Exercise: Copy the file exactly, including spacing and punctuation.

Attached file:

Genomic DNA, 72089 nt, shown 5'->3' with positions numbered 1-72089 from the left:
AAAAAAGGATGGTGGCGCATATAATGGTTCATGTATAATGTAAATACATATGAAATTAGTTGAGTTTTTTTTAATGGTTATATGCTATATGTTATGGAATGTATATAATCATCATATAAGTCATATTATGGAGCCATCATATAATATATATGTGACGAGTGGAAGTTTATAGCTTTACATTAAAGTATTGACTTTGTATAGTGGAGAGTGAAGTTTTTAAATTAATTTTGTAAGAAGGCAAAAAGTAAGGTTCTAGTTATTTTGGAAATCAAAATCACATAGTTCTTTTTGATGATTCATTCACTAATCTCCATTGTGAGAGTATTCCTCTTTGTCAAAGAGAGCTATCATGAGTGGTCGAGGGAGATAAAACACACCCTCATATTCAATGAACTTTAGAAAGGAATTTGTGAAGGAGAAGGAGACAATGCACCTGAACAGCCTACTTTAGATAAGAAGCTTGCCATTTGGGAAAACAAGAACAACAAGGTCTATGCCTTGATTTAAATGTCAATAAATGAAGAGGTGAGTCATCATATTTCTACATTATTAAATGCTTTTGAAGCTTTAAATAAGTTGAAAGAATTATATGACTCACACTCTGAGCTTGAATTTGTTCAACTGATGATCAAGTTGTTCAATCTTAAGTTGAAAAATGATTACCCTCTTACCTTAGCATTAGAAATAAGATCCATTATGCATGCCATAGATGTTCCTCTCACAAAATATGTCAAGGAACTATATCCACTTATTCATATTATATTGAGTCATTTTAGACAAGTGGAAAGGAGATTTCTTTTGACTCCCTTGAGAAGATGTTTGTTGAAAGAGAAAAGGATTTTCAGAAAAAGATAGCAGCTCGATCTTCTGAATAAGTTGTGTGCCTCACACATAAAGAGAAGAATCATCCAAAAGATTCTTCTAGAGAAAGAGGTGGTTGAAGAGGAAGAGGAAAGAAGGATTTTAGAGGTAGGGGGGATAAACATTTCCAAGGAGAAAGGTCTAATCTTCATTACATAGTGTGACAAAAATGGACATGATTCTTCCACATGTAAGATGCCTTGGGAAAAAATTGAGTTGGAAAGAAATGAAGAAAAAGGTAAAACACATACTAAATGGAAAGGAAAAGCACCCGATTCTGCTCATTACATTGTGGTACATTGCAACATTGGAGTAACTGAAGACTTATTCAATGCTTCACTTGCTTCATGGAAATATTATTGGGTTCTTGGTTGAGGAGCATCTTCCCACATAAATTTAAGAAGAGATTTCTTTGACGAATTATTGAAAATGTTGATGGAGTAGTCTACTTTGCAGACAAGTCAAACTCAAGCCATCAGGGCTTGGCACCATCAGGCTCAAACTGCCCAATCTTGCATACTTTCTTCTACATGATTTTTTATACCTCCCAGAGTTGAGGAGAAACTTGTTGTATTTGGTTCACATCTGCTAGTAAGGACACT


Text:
Genomic DNA, 72089 nt, shown 5'->3' with positions numbered 1-72089 from the left:
AAAAAAGGATGGTGGCGCATATAATGGTTCATGTATAATGTAAATACATATGAAATTAGTTGAGTTTTTTTTAATGGTTATATGCTATATGTTATGGAATGTATATAATCATCATATAAGTCATATTATGGAGCCATCATATAATATATATGTGACGAGTGGAAGTTTATAGCTTTACATTAAAGTATTGACTTTGTATAGTGGAGAGTGAAGTTTTTAAATTAATTTTGTAAGAAGGCAAAAAGTAAGGTTCTAGTTATTTTGGAAATCAAAATCACATAGTTCTTTTTGATGATTCATTCACTAATCTCCATTGTGAGAGTATTCCTCTTTGTCAAAGAGAGCTATCATGAGTGGTCGAGGGAGATAAAACACACCCTCATATTCAATGAACTTTAGAAAGGAATTTGTGAAGGAGAAGGAGACAATGCACCTGAACAGCCTACTTTAGATAAGAAGCTTGCCATTTGGGAAAACAAGAACAACAAGGTCTATGCCTTGATTTAAATGTCAATAAATGAAGAGGTGAGTCATCATATTTCTACATTATTAAATGCTTTTGAAGCTTTAAATAAGTTGAAAGAATTATATGACTCACACTCTGAGCTTGAATTTGTTCAACTGATGATCAAGTTGTTCAATCTTAAGTTGAAAAATGATTACCCTCTTACCTTAGCATTAGAAATAAGATCCATTATGCATGCCATAGATGTTCCTCTCACAAAATATGTCAAGGAACTATATCCACTTATTCATATTATATTGAGTCATTTTAGACAAGTGGAAAGGAGATTTCTTTTGACTCCCTTGAGAAGATGTTTGTTGAAAGAGAAAAGGATTTTCAGAAAAAGATAGCAGCTCGATCTTCTGAATAAGTTGTGTGCCTCACACATAAAGAGAAGAATCATCCAAAAGATTCTTCTAGAGAAAGAGGTGGTTGAAGAGGAAGAGGAAAGAAGGATTTTAGAGGTAGGGGGGATAAACATTTCCAAGGAGAAAGGTCTAATCTTCATTACATAGTGTGACAAAAATGGACATGATTCTTCCACATGTAAGATGCCTTGGGAAAAAATTGAGTTGGAAAGAAATGAAGAAAAAGGTAAAACACATACTAAATGGAAAGGAAAAGCACCCGATTCTGCTCATTACATTGTGGTACATTGCAACATTGGAGTAACTGAAGACTTATTCAATGCTTCACTTGCTTCATGGAAATATTATTGGGTTCTTGGTTGAGGAGCATCTTCCCACATAAATTTAAGAAGAGATTTCTTTGACGAATTATTGAAAATGTTGATGGAGTAGTCTACTTTGCAGACAAGTCAAACTCAAGCCATCAGGGCTTGGCACCATCAGGCTCAAACTGCCCAATCTTGCATACTTTCTTCTACATGATTTTTTATACCTCCCAGAGTTGAGGAGAAACTTGTTGTATTTGGTTCACATCTGCTAGTAAGGACACT